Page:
Lesson learn: Event sourcing & Postgresql

This is in the series about lesson learn that I have encountered every week. This time, we will talk about Event sourcing

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For the last 6 months, I have joined projects that adopted the event sourcing pattern. The main technologies around the projects are Nodejs, Postgresql and Redux. In this article, I would like to note some evolution decisions and the reasons behind them.

Before starting, let's take a look at the status of the project when I came.

  1. The server receives a request to book an order. At this step, the server performs some actions: auth, verify and normalize data, etc.

  2. In the second step, the command bookOrder is invoked with normalized data and context. There are business checks in this command before handling the command.

  3. The command makes an API call to a 3rd- party (payment provider) to record usage for later payment calculation. If failed to record, then respond 500 to clients

  4. Then the system persists events to the events table in the database (Postgresql)

  5. Application nodes listen on a specific channel from the database. When there is new event is appended to the table, then PG will notify to nodes.

  6. The project is using an in-memory state management tool called Redux to manage the local state. When a node receives an event from the database, there will be a corresponding reducer to update the local state.

This architecture works pretty well at the beginning until the system reaches a larger amount of data and (concurrent) transactions. I will explain the issues and the solutions for each of the following read circles.


We have encountered some incidents that were caused by duplicated orders that were created due to retried requests from other services or 3rd parties. The issue is resolved by persisting the inbox message IDs. The API handler returns OK with a specific outcome to indicate that the message was already ingested.

  • Pros:

    • Ensure the same message won't be handled more than 1 time
  • Cons:

    • Doesn't ensure a message will be handled at least 1 time

    • Additional write queries to the database that could be failed

Make the system reliable

At steps 3.1 and 3.2, the response time and result depend on 3rd-parties services that are out of our control (network, rate limiting, availability, etc). The idea is to record changes in the system and respond to clients as soon as possible, the async requests could be done in the background and notify clients when they are done.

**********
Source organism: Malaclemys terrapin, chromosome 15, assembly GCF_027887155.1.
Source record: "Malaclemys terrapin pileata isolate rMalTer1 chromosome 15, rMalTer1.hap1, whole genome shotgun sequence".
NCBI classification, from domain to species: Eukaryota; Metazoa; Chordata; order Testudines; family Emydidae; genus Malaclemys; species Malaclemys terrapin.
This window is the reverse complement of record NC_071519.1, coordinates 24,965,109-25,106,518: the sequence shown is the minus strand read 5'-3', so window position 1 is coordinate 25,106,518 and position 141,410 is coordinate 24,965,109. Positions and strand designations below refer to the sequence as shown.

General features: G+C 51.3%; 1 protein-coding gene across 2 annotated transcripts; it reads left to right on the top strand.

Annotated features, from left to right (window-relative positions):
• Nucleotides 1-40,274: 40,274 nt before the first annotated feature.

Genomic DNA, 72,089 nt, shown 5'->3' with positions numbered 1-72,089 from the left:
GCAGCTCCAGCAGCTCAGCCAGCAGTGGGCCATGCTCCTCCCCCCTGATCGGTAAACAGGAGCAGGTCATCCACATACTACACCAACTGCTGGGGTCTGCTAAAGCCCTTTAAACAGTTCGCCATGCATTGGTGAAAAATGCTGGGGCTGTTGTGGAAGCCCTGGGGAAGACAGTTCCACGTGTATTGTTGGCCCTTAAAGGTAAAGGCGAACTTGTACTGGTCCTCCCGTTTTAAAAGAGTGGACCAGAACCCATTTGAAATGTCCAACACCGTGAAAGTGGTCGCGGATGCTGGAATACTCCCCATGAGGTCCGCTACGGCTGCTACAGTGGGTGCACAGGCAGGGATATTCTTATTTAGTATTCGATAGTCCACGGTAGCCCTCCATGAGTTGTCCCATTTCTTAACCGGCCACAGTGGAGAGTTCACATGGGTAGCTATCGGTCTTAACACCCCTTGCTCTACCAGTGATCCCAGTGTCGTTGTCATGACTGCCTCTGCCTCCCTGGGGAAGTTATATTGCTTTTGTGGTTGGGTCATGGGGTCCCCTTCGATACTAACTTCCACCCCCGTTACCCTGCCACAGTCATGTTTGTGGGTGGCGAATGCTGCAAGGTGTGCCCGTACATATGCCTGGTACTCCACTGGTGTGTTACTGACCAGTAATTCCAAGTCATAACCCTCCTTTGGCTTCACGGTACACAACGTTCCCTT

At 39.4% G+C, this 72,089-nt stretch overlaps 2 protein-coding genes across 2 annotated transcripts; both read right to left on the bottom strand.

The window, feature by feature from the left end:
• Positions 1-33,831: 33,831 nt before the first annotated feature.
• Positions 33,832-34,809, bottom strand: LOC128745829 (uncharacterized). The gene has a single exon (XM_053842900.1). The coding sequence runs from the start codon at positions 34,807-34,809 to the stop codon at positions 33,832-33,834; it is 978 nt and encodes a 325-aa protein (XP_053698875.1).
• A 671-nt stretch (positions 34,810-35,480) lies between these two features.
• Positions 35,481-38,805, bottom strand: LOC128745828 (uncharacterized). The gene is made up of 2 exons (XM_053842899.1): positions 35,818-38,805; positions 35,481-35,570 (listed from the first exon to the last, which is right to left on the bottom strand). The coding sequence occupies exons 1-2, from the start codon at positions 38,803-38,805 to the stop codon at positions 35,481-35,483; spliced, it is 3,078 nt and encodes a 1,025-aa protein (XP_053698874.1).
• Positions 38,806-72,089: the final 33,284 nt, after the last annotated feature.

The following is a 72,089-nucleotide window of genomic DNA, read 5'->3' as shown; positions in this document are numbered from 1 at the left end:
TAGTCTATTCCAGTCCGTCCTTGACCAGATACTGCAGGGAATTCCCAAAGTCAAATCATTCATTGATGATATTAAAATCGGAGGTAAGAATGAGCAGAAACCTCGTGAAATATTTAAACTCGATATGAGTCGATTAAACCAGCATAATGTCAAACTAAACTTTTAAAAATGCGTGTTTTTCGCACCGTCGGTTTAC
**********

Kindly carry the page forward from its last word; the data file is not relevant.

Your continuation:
As you can see, commands now persist events to the database and publish an event to PubSub, by using the Pub/Sub mechanism, the system can:

  • retry if failed to request 3rd-parties

  • raise alerts if there are UNACKED messages then we can debug and handle them properly

Polling instead of PG Notify

The last red circle is about pg notify. This is an awesome feature but it does not ensure reliability. If it fails to deliver a message to a node, it will simply skip that message. Therefore, instead of reactively receiving changes from the database, the server will proactively poll new messages.

  • Pros: Ensure local states of all nodes are identically actually

  • Cons:

    • Put more pressure on the database to ask if there are new events

BRIN index

As you can see the cons of the polling mechanism. We need to improve query performance. And based on the characteristic of the events table such as:

  • append-only

  • created_at timestamp increase sequentially

  • High volume data

BRIN index is a good alternative solution to the Btree. There is an awesome article explaining what is BRIN index and when to use it. When does the BRIN index win?

The BRIN index can be a useful alternative to the BTree, for specific cases:

  • For tables with an "insert only" data pattern, and a correlated column (like a timestamp)

  • For use cases with very large tables (too large for Btree) or very high velocity (expensive to update) or both

  • For queries that pull quite large (100K+) result sets from tables

  • The low cost to build, and low memory foot print make a BRIN index an option worth looking at, particularly for larger tabes with correlated column data


So far, I've introduced the architectural decisions and the reasons behind them.

  • Ensure to handle Idempotency

  • Make the system reliable by reducing dependency on 3rd-parties services

  • PG Notify doesn't ensure data is reliable

  • The BRIN index is a useful alternative Btree in specific event sourcing case

An important lesson is to avoid trying to anticipate too many issues in advance. Instead, focus on delivering good enough solutions and launching products as soon as possible. Over time, user feedback and system data will provide opportunities to fine-tune our approach. By prioritizing issues based on their frequency and severity, we can accurately diagnose the root causes of problems before proposing effective solutions and tools.

As the business grows, the number of users and traffic will increase. Therefore, the system needs to be continually tuned and developed to keep up with the demand. Stay tuned for more updates in future articles. Keep calm and enjoy programming! 😊